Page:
Google Analytics is gradually rolling out the User Explorer feature - a new feature which allows website owners to see specific visitor interactions across their website on an anonymised basis.
The feature got a mention in the Google Release Notes earlier in the week and is being described as a new set of reporting tools which will allow analytics users to anonymously analyse the interactions that are happening on their website. The User Explorer makes use of your existing data but allows incremental insights in greater detail than the existing tools.
The User Explorer page shows a full list of the client IDs that can be linked to individual visitors (by device and browser), as well as information such as the session count, visit duration, bounce rate, revenue, goal conversion rate, transactions and more. It is possible to view reports by client ID, so you can get information about a user’s history in great detail - with time stamps for each interaction . Client ID views can then be filtered by page view, goal, e-commerce information and events and individual interaction data.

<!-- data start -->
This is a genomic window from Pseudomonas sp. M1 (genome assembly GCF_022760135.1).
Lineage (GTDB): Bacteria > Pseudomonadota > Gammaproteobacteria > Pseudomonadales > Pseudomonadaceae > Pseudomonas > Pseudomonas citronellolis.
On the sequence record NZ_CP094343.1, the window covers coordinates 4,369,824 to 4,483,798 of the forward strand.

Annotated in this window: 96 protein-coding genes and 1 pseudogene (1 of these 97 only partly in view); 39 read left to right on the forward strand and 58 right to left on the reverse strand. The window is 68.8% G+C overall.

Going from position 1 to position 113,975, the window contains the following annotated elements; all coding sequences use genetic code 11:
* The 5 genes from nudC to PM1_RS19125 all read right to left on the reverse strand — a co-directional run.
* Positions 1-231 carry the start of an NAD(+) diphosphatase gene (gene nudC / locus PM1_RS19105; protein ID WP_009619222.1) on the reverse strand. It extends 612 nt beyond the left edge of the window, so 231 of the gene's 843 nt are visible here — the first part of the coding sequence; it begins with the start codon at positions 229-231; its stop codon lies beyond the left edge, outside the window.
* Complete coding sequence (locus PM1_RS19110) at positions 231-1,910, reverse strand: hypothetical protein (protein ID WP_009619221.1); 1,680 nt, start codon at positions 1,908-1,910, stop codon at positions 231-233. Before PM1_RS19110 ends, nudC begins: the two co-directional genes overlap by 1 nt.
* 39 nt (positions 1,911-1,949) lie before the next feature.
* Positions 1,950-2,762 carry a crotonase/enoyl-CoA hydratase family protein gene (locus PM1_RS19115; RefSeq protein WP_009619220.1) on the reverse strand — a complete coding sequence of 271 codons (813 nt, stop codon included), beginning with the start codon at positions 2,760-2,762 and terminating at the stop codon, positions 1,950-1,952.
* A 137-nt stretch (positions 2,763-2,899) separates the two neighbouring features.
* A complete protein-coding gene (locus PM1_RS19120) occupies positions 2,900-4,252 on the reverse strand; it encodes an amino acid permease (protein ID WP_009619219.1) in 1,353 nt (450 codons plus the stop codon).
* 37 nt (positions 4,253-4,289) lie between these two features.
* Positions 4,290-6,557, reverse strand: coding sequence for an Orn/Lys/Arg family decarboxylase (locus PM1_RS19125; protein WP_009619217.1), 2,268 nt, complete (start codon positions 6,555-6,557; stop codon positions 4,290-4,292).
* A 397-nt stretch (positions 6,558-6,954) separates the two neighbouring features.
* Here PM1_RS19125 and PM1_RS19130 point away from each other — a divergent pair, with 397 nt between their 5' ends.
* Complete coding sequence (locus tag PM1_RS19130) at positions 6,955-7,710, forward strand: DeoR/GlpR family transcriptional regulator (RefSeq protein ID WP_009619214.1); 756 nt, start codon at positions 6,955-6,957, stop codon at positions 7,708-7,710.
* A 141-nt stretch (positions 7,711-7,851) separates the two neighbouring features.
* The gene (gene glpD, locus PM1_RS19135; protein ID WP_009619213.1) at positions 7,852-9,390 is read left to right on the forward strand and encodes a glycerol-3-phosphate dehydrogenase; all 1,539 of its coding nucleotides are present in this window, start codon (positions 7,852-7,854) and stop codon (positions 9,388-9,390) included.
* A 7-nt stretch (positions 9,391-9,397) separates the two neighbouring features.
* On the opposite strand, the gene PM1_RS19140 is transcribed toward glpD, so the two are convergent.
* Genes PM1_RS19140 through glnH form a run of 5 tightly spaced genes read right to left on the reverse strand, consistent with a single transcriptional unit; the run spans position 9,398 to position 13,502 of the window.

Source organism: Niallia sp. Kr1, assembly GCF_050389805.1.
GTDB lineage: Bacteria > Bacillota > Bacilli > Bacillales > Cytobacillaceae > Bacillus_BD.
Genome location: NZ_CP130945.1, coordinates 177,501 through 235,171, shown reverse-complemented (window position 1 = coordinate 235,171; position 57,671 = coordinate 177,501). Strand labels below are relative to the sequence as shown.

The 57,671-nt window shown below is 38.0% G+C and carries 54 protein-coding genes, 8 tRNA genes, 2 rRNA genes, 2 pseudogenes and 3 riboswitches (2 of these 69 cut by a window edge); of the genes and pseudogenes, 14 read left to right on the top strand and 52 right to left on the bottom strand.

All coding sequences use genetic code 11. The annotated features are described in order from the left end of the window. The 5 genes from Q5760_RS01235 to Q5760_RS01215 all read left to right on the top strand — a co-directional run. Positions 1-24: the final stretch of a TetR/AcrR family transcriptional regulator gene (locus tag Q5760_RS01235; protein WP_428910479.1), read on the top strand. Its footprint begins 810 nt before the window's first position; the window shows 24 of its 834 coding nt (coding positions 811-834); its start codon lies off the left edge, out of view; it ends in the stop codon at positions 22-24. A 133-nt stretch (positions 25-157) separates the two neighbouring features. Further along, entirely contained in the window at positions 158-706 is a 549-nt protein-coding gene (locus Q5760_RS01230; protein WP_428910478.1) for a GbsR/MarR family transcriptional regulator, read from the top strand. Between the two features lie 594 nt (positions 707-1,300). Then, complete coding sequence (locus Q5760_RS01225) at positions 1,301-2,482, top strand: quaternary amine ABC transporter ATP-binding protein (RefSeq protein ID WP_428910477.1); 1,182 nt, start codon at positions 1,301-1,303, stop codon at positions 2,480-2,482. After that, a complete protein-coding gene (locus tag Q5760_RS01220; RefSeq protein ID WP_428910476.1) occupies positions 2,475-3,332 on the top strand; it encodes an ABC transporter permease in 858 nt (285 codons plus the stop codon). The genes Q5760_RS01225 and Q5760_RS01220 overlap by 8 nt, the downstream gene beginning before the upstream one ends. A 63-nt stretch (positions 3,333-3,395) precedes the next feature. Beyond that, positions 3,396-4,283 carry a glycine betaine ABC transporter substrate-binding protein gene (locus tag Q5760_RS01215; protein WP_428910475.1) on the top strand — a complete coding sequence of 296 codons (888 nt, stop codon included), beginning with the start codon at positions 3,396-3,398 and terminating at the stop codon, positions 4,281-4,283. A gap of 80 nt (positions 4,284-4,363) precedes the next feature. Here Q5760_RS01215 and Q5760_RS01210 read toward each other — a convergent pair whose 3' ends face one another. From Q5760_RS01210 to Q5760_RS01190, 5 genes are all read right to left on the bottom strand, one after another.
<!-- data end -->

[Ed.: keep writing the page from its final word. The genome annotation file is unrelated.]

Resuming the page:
This detailed view is incredibly powerful and could be bad news for rival analytics platforms such as Marketo, Pardot and Eloqua, which had previously been differentiating themselves by the power of the features they offer. The User Explorer has been available to a limited number of users since late last month. Some accounts can access the new reports already, but it is not yet available to all users. If you aren’t sure if you can access it, take a look at the Audience Tab. If it is enabled for your account, it will show up there, potentially along with the Cohort Analysis tool, which is another beta report.
The ability to track individual users to see where they go on your site, how long they spend on each page and when they come back is an incredibly powerful tool that could do a lot to improve your conversion rate and to improve your marketing in the long term, and it is possible to track users in enough detail that you can find out which advertisements they saw and whether they responded to them.
User feedback from this has been overwhelmingly positive so far, with those who have had access to the tool calling it stunning, albeit long-awaited or overdue in the eyes of those paying for third-party tools.